Standby generators require more investment upfront but last a very long time and offer more power with the least amount of work from the homeowners. Briggs & Stratton offers the most comprehensive warranty on the market, making it easy to tackle issues should any arise. These units start at around $5,000 including installation. 

Although portable options are less expensive upfront, they require more work, planning and maintenance for the user. These units can cost anywhere from $500 to $1,500 depending on size, and last an average of 1,000 to 2,000 hours, which amounts to between 40 and 80 days or 6 to 12 weeks of usage.

If you’re looking for a quick visual of the difference between standby and portable generators, check out this breakdown.

There are many factors to weigh when selecting the type of generator that will give you the most peace of mind during a power outage. The reality is that power outages are expected to increase in both frequency and length as the nation grapples with grid insecurity and extreme weather. Briggs & Stratton manufactures standby generators that are built to withstand harsh conditions and give homeowners reliable power when it matters most.

Proactive vs. reactive steps for an outage

During the installation of a standby generator, circuits are set up to proactively come on when the power goes out. With the help of a qualified electrician, the homeowner can choose which circuits are selected to be powered by the generator during an outage. With some standby options, the whole home is set up to be powered.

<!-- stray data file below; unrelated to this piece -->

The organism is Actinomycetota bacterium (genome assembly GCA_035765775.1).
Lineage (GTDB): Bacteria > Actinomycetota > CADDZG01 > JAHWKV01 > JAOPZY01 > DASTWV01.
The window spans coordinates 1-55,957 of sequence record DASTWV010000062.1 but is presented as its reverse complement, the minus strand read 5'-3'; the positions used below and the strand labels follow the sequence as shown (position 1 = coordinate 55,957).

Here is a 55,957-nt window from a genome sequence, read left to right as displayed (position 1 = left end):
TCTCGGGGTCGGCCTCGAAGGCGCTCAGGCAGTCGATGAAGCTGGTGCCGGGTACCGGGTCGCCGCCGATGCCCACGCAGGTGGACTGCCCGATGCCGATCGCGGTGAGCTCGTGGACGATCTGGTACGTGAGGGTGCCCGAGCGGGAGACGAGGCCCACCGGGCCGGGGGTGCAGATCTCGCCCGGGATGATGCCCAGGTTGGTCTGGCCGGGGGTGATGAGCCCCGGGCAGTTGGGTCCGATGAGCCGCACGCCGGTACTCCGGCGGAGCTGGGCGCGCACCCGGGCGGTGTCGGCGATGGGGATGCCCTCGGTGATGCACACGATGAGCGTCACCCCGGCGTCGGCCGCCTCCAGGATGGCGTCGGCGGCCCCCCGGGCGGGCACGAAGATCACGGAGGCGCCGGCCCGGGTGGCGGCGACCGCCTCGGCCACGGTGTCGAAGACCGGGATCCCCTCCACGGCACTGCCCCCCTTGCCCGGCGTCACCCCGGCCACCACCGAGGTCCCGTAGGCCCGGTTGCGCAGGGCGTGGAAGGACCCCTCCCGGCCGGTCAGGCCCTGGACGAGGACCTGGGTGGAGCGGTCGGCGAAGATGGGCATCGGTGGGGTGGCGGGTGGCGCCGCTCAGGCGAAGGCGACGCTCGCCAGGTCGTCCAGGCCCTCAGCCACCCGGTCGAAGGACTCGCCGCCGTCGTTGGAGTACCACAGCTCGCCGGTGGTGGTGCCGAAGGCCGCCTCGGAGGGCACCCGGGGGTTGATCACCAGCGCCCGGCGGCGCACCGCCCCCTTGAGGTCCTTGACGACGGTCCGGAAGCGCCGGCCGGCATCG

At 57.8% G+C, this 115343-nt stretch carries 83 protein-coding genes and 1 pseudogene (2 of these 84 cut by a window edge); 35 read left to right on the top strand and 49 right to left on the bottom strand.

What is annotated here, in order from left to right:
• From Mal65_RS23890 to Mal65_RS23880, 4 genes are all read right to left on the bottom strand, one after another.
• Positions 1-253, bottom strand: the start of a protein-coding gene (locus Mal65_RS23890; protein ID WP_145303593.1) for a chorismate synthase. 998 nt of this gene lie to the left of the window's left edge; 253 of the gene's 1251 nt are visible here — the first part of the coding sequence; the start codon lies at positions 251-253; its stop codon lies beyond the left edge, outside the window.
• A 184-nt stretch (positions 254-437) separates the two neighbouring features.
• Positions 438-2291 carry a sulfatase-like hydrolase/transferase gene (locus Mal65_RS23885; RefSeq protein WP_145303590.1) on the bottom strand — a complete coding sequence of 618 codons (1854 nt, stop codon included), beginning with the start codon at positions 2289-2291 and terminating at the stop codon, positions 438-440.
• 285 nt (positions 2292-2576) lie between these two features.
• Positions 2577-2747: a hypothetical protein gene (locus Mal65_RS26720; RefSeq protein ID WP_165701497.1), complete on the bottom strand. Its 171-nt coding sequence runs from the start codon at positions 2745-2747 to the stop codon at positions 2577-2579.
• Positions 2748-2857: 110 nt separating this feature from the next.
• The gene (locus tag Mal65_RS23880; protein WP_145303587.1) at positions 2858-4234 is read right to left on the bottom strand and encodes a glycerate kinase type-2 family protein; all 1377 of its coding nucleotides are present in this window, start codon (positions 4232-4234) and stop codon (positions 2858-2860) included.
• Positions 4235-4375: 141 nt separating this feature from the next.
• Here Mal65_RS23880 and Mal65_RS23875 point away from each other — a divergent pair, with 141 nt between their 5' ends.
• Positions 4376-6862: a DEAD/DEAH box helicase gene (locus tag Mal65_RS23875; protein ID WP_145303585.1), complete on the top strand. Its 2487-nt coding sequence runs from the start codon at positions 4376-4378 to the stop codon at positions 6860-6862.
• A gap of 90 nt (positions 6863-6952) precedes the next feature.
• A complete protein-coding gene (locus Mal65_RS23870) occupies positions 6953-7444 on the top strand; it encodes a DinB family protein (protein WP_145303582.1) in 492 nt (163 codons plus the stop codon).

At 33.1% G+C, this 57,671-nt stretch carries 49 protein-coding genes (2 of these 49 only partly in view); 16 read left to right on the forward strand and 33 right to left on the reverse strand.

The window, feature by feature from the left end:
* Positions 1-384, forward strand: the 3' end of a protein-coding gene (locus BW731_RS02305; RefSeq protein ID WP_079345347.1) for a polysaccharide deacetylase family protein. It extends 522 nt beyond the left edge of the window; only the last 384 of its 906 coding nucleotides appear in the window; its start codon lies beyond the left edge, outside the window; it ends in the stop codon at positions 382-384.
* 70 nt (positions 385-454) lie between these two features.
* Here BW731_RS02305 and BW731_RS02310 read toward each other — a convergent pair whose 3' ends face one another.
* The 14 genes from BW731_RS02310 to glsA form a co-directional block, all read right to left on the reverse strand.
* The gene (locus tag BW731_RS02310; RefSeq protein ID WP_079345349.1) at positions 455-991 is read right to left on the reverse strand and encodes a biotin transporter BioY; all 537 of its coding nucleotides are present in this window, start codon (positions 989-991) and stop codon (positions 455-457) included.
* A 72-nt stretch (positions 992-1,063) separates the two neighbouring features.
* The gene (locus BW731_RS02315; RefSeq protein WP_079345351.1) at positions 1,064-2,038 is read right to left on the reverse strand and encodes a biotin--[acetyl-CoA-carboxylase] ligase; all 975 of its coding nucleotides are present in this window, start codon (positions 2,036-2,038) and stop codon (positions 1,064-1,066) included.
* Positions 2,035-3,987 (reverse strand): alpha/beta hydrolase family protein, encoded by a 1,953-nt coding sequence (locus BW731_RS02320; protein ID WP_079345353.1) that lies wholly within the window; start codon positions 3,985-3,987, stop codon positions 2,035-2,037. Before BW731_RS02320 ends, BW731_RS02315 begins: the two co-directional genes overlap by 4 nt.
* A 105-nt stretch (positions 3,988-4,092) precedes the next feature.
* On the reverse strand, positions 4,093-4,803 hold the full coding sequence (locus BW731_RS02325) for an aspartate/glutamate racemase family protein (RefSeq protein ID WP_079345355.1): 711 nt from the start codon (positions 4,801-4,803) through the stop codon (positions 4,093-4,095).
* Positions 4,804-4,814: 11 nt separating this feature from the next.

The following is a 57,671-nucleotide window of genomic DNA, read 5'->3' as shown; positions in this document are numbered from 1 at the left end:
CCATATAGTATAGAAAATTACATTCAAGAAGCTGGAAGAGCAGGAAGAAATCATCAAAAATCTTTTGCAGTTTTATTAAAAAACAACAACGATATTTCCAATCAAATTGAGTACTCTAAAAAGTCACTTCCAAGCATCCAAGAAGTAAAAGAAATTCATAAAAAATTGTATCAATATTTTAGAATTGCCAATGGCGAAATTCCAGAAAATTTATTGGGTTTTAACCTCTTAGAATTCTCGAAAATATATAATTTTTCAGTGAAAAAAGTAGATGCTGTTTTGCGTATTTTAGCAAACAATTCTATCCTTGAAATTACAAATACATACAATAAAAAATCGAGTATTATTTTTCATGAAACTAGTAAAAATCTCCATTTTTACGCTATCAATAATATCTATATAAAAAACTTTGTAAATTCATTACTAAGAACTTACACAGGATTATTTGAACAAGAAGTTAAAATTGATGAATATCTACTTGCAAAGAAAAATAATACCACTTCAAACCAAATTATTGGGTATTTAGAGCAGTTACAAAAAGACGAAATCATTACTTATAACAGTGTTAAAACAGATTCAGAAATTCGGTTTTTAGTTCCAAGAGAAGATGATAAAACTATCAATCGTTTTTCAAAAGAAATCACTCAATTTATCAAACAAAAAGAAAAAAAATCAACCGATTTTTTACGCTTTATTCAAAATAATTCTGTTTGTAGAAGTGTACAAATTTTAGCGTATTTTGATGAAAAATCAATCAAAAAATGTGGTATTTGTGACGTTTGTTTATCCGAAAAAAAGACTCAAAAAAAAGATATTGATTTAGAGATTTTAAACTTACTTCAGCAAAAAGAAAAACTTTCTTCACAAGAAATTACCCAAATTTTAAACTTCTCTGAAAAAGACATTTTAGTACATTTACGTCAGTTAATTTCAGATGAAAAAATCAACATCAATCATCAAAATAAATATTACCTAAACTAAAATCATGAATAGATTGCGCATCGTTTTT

Man operating portable generator.

Portable Generators

Qualified electrician working on home standby generator.

Home Standby Generators

Pros and Cons

With a portable generator, users will need to manually switch the power from the utility company to the generator through a transfer switch. The transfer switch is installed and connected to the home’s electrical panel before an outage occurs and allows the user to power hardwired devices like lights and ceiling fans, as well as other standard plug-in devices. While portable generators can be used with outdoor-rated extension cords, it is required by the National Electric Code (NEC) to use the transfer switch when connecting to a home.

Standby generators are powered by either natural gas or liquid propane. The fuel source is connected at all times, meaning that no refueling is required. Portable generators, on the other hand, are powered by gasoline and the user is responsible for refueling as needed.

Ready to start protecting your home?

Our Whole-House Generator Sizing Calculator allows you to select what you want to power in your home and directs you to the appropriate-sized generator system.